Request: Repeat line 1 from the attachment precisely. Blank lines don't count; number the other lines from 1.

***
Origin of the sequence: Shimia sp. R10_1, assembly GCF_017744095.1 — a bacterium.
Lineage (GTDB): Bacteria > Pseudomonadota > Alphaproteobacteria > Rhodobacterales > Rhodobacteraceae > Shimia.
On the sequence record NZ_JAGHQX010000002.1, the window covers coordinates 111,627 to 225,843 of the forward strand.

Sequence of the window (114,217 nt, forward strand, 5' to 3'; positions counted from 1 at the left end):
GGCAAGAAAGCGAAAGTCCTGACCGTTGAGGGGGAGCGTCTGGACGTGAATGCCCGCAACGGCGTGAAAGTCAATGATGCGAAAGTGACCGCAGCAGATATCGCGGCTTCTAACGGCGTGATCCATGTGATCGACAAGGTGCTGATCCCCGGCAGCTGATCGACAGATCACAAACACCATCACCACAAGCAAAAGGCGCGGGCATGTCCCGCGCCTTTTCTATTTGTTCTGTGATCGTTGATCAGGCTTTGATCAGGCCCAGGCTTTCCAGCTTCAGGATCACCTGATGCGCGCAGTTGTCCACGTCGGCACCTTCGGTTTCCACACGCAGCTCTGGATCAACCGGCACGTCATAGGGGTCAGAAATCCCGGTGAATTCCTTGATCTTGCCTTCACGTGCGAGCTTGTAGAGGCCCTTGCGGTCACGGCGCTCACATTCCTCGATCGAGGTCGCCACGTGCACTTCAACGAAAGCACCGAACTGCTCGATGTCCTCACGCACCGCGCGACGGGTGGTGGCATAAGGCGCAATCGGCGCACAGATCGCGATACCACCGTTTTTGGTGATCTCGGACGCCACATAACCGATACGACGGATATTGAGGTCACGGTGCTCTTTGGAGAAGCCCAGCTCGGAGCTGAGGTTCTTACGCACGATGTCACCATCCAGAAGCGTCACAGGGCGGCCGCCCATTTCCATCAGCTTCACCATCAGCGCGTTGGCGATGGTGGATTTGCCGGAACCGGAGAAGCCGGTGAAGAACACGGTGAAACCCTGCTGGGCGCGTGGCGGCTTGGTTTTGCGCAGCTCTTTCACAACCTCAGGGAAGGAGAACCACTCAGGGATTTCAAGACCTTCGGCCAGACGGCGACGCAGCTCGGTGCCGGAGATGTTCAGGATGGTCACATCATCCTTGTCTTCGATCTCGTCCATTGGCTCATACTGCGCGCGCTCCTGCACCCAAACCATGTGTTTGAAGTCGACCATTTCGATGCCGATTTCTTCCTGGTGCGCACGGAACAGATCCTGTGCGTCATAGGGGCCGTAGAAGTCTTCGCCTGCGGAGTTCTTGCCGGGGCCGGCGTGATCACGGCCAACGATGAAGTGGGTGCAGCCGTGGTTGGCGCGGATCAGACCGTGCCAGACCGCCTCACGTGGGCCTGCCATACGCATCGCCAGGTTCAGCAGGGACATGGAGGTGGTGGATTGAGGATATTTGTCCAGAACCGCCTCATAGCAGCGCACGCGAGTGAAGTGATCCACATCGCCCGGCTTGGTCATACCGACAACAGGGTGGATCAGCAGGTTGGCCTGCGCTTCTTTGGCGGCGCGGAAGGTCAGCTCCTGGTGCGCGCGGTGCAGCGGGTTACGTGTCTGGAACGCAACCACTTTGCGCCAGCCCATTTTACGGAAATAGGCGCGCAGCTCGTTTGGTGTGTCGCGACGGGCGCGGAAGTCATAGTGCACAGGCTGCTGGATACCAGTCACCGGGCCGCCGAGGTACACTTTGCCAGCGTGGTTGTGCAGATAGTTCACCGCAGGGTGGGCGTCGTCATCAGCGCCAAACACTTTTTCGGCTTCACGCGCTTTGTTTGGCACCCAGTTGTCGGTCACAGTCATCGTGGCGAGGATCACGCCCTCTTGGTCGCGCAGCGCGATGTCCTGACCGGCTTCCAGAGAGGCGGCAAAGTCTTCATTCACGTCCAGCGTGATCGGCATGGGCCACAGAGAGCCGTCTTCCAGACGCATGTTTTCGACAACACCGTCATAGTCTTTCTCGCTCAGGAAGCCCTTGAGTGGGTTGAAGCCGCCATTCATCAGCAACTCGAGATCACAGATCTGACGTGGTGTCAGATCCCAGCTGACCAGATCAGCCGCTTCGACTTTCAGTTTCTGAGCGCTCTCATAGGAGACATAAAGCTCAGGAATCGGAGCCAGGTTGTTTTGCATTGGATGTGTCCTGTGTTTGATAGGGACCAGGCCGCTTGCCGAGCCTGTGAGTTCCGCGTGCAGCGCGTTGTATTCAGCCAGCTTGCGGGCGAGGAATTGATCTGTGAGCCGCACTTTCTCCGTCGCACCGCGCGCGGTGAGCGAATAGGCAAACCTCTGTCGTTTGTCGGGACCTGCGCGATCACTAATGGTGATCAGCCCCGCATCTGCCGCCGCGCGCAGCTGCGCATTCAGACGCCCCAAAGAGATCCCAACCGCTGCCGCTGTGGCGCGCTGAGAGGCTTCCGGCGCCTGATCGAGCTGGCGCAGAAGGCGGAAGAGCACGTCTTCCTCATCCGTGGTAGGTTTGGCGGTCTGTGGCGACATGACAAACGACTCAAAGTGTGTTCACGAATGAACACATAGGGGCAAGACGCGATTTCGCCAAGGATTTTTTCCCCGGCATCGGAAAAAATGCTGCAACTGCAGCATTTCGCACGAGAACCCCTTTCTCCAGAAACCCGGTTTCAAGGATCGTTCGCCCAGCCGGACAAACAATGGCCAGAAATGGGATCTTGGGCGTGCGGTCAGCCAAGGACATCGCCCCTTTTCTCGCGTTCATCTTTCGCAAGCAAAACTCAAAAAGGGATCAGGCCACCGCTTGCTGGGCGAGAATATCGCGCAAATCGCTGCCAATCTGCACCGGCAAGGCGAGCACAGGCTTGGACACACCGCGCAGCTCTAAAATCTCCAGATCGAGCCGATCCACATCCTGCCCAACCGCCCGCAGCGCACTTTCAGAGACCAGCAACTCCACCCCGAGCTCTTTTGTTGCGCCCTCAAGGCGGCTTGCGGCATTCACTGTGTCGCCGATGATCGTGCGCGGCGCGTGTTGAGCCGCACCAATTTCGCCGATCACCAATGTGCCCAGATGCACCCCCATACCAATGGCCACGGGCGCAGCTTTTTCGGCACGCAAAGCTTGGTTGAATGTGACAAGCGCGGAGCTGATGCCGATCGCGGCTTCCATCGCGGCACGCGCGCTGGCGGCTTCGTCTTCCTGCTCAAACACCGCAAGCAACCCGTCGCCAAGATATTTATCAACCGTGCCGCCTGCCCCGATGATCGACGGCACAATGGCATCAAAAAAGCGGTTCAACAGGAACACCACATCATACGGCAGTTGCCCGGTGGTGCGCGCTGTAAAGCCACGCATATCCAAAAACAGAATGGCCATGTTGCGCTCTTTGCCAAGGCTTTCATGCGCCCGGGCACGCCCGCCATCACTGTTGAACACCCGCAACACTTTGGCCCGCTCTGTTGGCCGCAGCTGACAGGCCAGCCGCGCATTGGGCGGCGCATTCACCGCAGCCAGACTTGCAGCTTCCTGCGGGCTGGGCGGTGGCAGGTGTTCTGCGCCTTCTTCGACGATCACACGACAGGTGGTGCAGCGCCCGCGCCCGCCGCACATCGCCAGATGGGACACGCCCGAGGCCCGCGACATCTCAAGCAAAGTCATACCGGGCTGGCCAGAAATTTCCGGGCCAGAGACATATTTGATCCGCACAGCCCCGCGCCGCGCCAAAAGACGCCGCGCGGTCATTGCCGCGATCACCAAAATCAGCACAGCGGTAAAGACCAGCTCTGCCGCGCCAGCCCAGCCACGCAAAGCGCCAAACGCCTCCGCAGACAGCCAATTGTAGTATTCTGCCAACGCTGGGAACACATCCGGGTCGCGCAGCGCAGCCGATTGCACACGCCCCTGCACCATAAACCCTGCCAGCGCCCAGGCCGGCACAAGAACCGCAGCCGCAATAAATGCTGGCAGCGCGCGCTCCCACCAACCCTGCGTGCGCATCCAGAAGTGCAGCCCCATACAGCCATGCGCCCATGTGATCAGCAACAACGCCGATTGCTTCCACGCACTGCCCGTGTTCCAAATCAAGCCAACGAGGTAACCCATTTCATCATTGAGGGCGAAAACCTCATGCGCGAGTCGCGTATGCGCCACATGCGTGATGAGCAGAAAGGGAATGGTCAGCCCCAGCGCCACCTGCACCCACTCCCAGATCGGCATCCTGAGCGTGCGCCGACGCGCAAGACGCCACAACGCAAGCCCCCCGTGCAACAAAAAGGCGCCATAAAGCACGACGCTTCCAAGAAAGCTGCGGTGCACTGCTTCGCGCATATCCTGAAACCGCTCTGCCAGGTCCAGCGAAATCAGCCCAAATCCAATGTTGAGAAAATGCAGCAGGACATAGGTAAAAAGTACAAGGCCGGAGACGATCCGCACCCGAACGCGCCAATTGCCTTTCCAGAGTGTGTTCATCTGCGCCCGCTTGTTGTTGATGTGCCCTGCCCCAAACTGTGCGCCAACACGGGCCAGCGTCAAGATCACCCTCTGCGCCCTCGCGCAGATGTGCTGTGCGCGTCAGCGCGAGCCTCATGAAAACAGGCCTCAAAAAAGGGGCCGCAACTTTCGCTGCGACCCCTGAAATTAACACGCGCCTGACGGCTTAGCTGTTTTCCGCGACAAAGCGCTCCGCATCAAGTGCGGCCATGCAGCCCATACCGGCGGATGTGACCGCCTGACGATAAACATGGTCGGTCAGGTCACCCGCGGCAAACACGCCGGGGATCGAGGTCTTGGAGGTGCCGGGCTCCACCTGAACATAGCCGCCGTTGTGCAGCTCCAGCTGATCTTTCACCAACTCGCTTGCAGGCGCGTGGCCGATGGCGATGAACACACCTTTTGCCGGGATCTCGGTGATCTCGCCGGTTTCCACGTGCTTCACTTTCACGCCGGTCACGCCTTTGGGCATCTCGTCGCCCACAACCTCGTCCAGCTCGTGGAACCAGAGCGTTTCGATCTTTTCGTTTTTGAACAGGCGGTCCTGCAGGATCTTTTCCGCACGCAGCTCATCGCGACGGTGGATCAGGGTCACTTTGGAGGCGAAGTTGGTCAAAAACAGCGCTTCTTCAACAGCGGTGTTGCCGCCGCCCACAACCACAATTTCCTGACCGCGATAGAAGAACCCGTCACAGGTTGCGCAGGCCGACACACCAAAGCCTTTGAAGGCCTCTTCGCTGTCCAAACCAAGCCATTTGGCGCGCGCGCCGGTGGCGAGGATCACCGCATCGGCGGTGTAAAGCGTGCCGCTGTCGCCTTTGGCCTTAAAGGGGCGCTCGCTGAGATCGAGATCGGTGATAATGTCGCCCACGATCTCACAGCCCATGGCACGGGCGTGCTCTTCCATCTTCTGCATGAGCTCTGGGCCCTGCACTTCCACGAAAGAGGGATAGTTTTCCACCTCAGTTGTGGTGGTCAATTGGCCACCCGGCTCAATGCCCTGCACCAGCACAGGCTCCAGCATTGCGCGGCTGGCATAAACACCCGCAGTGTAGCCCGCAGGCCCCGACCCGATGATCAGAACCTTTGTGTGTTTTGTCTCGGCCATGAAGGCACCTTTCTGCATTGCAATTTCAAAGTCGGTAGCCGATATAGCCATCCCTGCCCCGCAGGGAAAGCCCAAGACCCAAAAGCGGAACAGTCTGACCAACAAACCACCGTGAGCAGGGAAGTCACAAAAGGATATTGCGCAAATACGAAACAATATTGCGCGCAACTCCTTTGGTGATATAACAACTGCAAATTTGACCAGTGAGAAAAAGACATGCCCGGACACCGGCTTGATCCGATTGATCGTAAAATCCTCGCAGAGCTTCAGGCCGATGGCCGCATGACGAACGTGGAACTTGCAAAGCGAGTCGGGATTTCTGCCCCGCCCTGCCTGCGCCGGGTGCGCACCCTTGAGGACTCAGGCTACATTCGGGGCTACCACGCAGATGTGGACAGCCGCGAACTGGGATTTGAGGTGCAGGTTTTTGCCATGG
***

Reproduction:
Origin of the sequence: Shimia sp. R10_1, assembly GCF_017744095.1 — a bacterium.